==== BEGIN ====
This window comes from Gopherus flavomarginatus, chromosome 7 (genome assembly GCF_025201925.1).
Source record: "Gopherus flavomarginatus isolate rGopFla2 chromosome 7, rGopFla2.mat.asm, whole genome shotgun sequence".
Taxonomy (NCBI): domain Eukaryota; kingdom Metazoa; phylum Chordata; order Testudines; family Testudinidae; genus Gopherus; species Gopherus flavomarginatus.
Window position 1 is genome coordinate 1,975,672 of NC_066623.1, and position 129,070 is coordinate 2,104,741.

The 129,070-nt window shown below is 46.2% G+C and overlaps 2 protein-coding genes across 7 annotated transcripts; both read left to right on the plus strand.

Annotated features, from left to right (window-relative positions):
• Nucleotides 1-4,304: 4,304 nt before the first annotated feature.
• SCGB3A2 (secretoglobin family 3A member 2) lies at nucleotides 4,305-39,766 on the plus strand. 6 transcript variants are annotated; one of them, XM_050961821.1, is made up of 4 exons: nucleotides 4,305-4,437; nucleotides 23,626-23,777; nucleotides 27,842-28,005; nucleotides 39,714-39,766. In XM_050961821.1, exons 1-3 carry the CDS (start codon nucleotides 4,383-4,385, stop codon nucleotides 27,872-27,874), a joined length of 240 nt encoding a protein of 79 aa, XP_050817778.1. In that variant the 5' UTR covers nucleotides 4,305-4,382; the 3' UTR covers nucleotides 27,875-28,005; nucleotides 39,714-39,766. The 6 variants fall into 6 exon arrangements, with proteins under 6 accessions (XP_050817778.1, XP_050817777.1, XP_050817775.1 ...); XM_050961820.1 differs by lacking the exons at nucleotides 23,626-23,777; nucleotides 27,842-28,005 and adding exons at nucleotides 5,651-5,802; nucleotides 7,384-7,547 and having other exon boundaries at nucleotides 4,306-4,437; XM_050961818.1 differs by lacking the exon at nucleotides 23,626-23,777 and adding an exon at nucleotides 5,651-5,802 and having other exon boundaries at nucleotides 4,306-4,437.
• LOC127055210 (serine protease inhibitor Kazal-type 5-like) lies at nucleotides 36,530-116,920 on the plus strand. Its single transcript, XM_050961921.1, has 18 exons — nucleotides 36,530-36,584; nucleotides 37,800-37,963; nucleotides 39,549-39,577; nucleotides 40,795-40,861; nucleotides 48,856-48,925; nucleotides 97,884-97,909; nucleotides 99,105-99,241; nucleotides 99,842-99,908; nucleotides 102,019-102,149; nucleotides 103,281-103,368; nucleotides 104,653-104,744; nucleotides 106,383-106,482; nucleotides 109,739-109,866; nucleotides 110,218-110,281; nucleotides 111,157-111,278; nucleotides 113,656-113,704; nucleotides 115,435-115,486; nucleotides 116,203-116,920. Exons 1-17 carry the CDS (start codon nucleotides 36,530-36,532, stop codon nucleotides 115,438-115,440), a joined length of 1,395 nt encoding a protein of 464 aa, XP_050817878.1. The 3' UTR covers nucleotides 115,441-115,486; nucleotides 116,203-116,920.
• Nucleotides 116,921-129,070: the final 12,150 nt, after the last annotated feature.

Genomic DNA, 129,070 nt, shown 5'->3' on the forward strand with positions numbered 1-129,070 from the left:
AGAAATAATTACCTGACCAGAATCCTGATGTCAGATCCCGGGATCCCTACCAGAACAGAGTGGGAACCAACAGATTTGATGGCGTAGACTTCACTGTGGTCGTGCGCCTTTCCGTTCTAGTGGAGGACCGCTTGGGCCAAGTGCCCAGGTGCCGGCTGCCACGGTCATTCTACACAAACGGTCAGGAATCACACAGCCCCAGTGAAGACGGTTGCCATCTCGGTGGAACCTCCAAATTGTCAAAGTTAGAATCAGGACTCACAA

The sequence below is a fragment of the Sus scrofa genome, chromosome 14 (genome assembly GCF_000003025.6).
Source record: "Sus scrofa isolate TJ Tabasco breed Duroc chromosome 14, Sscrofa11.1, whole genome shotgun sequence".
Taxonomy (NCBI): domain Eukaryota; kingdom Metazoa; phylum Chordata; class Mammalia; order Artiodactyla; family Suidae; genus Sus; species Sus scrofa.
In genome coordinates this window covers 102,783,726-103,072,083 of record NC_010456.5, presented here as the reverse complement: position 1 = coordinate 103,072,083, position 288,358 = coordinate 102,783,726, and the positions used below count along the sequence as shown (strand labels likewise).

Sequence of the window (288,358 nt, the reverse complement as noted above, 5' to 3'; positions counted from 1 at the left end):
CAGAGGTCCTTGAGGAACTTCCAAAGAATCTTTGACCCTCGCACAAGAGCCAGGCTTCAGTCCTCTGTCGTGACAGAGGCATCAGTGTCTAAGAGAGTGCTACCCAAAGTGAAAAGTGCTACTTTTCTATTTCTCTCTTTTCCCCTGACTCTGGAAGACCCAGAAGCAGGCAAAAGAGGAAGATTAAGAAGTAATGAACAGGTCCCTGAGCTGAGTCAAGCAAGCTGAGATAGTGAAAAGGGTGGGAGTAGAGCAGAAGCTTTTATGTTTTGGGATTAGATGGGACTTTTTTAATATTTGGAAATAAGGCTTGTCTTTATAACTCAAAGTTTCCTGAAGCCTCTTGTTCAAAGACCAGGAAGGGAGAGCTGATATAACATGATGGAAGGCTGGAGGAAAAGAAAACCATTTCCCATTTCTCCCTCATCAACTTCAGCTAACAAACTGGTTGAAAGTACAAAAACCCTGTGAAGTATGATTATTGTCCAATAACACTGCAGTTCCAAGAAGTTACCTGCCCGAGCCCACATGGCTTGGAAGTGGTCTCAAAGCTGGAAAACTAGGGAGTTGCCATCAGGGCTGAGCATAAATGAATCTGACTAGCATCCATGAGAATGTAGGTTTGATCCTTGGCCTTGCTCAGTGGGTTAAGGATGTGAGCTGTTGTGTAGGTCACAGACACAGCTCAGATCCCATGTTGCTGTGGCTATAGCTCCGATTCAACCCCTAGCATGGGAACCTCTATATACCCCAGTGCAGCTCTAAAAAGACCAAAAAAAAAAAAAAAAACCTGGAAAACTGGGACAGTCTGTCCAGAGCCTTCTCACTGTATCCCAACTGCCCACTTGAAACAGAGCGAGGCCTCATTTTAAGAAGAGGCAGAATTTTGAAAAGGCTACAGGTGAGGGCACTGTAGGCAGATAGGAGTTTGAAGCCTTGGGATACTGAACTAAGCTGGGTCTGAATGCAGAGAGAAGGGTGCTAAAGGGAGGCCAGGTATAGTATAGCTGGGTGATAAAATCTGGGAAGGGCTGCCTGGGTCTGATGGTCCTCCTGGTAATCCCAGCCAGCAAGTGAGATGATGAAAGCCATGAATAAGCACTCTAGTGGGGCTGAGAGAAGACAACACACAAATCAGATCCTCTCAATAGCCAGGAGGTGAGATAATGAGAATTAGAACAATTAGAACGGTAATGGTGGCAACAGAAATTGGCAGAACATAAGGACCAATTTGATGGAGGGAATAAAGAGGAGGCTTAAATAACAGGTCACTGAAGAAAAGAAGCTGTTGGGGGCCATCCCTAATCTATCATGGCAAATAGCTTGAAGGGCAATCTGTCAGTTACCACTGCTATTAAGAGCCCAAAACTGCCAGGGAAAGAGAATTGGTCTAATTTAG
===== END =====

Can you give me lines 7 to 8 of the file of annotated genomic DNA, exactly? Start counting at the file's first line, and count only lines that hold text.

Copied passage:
• Nucleotides 1-4,304: 4,304 nt before the first annotated feature.
• SCGB3A2 (secretoglobin family 3A member 2) lies at nucleotides 4,305-39,766 on the plus strand. 6 transcript variants are annotated; one of them, XM_050961821.1, is made up of 4 exons: nucleotides 4,305-4,437; nucleotides 23,626-23,777; nucleotides 27,842-28,005; nucleotides 39,714-39,766. In XM_050961821.1, exons 1-3 carry the CDS (start codon nucleotides 4,383-4,385, stop codon nucleotides 27,872-27,874), a joined length of 240 nt encoding a protein of 79 aa, XP_050817778.1. In that variant the 5' UTR covers nucleotides 4,305-4,382; the 3' UTR covers nucleotides 27,875-28,005; nucleotides 39,714-39,766. The 6 variants fall into 6 exon arrangements, with proteins under 6 accessions (XP_050817778.1, XP_050817777.1, XP_050817775.1 ...); XM_050961820.1 differs by lacking the exons at nucleotides 23,626-23,777; nucleotides 27,842-28,005 and adding exons at nucleotides 5,651-5,802; nucleotides 7,384-7,547 and having other exon boundaries at nucleotides 4,306-4,437; XM_050961818.1 differs by lacking the exon at nucleotides 23,626-23,777 and adding an exon at nucleotides 5,651-5,802 and having other exon boundaries at nucleotides 4,306-4,437.